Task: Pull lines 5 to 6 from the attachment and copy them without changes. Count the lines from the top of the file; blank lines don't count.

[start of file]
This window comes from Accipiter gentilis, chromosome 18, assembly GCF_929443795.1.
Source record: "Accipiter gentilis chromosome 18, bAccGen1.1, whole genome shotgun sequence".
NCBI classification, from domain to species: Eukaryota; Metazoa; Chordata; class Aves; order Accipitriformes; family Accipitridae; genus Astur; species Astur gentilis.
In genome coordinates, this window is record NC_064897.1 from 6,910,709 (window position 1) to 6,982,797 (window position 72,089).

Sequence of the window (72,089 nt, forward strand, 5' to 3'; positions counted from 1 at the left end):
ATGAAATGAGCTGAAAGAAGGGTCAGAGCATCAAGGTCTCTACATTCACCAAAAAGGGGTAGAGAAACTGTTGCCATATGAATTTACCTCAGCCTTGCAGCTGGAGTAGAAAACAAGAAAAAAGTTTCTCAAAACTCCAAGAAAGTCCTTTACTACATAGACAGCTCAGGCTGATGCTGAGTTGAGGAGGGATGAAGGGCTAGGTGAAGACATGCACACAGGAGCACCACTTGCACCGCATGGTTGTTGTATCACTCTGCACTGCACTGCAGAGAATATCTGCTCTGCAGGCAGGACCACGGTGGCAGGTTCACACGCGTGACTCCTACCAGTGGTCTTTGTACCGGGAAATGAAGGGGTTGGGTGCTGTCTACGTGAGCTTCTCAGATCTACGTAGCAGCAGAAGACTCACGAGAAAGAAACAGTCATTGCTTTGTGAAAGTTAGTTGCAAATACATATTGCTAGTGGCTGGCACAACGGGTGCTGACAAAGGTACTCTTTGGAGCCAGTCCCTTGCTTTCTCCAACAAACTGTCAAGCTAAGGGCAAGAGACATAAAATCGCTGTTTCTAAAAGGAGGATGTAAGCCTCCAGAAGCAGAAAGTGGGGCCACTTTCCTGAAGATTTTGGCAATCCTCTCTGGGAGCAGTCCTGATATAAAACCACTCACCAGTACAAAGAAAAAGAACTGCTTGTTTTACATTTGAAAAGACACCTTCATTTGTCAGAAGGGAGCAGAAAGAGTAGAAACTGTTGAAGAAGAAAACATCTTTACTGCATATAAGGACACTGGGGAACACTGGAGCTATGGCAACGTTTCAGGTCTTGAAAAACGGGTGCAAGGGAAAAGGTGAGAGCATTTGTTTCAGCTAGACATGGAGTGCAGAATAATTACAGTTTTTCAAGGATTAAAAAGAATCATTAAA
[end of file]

Sequence of the window (72,089 nt, forward strand, 5' to 3'; positions counted from 1 at the left end):
ATGAAATGAGCTGAAAGAAGGGTCAGAGCATCAAGGTCTCTACATTCACCAAAAAGGGGTAGAGAAACTGTTGCCATATGAATTTACCTCAGCCTTGCAGCTGGAGTAGAAAACAAGAAAAAAGTTTCTCAAAACTCCAAGAAAGTCCTTTACTACATAGACAGCTCAGGCTGATGCTGAGTTGAGGAGGGATGAAGGGCTAGGTGAAGACATGCACACAGGAGCACCACTTGCACCGCATGGTTGTTGTATCACTCTGCACTGCACTGCAGAGAATATCTGCTCTGCAGGCAGGACCACGGTGGCAGGTTCACACGCGTGACTCCTACCAGTGGTCTTTGTACCGGGAAATGAAGGGGTTGGGTGCTGTCTACGTGAGCTTCTCAGATCTACGTAGCAGCAGAAGACTCACGAGAAAGAAACAGTCATTGCTTTGTGAAAGTTAGTTGCAAATACATATTGCTAGTGGCTGGCACAACGGGTGCTGACAAAGGTACTCTTTGGAGCCAGTCCCTTGCTTTCTCCAACAAACTGTCAAGCTAAGGGCAAGAGACATAAAATCGCTGTTTCTAAAAGGAGGATGTAAGCCTCCAGAAGCAGAAAGTGGGGCCACTTTCCTGAAGATTTTGGCAATCCTCTCTGGGAGCAGTCCTGATATAAAACCACTCACCAGTACAAAGAAAAAGAACTGCTTGTTTTACATTTGAAAAGACACCTTCATTTGTCAGAAGGGAGCAGAAAGAGTAGAAACTGTTGAAGAAGAAAACATCTTTACTGCATATAAGGACACTGGGGAACACTGGAGCTATGGCAACGTTTCAGGTCTTGAAAAACGGGTGCAAGGGAAAAGGTGAGAGCATTTGTTTCAGCTAGACATGGAGTGCAGAATAATTACAGTTTTTCAAGGATTAAAAAGAATCATTAAA